In addition to leaning on Kelly, the former Homeland Security secretary, Trump is increasingly relying on Defense Secretary Jim Mattis and National Security Adviser H.R. McMaster, an active-duty lieutenant general, on matters extending beyond foreign policy. Mattis and Kelly are retired generals — a point Kelly underscores in meetings, where he has told Cabinet secretaries and advisers to refer to him as chief of staff rather than “General Kelly.”
The group of generals was particularly critical to the Afghanistan decision. After seven months of debate, during which the president repeatedly questioned Pentagon plans, the dynamic changed significantly in the final four days before Trump’s Monday night address to the nation, according to an official who like some of the others interviewed spoke on condition of anonymity to discuss internal deliberations. With Trump ensconced at the Camp David retreat, Kelly ensured that he heard directly from Vice President Mike Pence, Mattis and McMaster, who had warned of the consequences of withdrawal. Trump was not in contact with Bannon, an intervention skeptic, or Blackwater Worldwide founder Erik Prince, who had advocated for the use of more military contractors, the official said.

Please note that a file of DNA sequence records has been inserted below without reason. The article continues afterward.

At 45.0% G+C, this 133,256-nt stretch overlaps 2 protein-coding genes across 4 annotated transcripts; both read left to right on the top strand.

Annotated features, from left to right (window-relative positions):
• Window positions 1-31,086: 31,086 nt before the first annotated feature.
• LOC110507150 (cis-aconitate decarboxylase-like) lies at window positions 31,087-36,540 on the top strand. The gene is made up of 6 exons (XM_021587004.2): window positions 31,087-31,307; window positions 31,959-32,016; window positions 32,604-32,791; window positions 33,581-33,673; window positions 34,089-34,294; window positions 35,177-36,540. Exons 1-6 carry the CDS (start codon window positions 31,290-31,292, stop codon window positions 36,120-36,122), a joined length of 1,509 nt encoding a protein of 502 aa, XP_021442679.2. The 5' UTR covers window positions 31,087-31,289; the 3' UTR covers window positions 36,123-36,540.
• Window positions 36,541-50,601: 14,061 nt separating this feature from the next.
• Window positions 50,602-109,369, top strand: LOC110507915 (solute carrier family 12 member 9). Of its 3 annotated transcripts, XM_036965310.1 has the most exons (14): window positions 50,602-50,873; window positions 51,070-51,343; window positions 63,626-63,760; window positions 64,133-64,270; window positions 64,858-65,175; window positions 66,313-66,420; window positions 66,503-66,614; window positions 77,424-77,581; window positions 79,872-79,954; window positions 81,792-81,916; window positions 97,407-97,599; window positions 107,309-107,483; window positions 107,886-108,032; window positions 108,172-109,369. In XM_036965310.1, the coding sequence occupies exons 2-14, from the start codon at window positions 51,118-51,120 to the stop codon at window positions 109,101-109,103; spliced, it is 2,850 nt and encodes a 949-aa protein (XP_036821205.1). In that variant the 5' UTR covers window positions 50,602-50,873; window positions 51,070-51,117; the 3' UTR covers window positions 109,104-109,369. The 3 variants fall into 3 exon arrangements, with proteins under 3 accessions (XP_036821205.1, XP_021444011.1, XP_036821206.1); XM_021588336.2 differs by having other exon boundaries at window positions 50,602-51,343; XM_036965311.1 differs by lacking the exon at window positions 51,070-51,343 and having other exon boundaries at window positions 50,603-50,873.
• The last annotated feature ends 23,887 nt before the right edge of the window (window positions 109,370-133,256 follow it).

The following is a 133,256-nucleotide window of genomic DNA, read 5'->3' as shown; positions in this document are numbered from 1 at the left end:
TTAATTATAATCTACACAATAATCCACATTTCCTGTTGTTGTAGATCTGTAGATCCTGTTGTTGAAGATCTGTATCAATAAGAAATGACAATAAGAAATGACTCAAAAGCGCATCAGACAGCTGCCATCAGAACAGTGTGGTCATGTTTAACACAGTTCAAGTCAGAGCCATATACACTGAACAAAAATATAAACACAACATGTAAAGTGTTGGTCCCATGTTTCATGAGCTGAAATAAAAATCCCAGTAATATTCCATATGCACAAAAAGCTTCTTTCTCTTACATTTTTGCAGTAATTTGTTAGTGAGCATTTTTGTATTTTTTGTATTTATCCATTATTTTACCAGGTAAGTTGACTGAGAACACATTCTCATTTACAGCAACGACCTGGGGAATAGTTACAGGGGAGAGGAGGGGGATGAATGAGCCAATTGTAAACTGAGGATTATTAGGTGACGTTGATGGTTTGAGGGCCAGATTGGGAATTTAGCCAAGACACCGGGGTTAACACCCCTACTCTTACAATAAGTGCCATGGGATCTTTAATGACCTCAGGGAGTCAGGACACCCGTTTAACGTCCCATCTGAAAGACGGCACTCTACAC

Bannon, who opposed a troop increase, did speak with Trump twice on Saturday and also with Pence during the day, according to a person familiar with the calls. By then the major decisions on Afghanistan had been reached. The person, who spoke on condition of anonymity to describe the private conversations, said the calls were cordial.